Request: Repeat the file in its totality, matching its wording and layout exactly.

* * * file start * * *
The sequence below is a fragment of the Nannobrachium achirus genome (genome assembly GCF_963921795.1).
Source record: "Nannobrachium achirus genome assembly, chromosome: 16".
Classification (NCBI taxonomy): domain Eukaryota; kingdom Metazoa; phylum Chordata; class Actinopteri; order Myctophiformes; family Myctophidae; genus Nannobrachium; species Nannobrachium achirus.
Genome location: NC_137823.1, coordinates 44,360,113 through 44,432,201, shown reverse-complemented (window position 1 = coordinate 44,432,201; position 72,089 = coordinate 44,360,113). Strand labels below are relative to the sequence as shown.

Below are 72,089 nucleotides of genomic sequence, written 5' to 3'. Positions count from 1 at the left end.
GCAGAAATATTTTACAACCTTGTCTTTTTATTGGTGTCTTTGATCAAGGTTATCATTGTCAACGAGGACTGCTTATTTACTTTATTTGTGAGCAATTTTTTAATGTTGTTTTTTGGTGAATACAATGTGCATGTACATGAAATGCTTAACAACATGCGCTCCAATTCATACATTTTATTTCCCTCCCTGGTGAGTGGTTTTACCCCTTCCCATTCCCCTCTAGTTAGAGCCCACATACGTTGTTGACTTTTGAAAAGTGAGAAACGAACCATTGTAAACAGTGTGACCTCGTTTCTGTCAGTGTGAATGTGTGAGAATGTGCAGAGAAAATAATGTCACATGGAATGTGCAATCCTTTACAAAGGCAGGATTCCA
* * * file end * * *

The sequence below is a fragment of the Nannobrachium achirus genome (genome assembly GCF_963921795.1).
Source record: "Nannobrachium achirus genome assembly, chromosome: 16".
Classification (NCBI taxonomy): domain Eukaryota; kingdom Metazoa; phylum Chordata; class Actinopteri; order Myctophiformes; family Myctophidae; genus Nannobrachium; species Nannobrachium achirus.
Genome location: NC_137823.1, coordinates 44,360,113 through 44,432,201, shown reverse-complemented (window position 1 = coordinate 44,432,201; position 72,089 = coordinate 44,360,113). Strand labels below are relative to the sequence as shown.

Below are 72,089 nucleotides of genomic sequence, written 5' to 3'. Positions count from 1 at the left end.
GCAGAAATATTTTACAACCTTGTCTTTTTATTGGTGTCTTTGATCAAGGTTATCATTGTCAACGAGGACTGCTTATTTACTTTATTTGTGAGCAATTTTTTAATGTTGTTTTTTGGTGAATACAATGTGCATGTACATGAAATGCTTAACAACATGCGCTCCAATTCATACATTTTATTTCCCTCCCTGGTGAGTGGTTTTACCCCTTCCCATTCCCCTCTAGTTAGAGCCCACATACGTTGTTGACTTTTGAAAAGTGAGAAACGAACCATTGTAAACAGTGTGACCTCGTTTCTGTCAGTGTGAATGTGTGAGAATGTGCAGAGAAAATAATGTCACATGGAATGTGCAATCCTTTACAAAGGCAGGATTCCA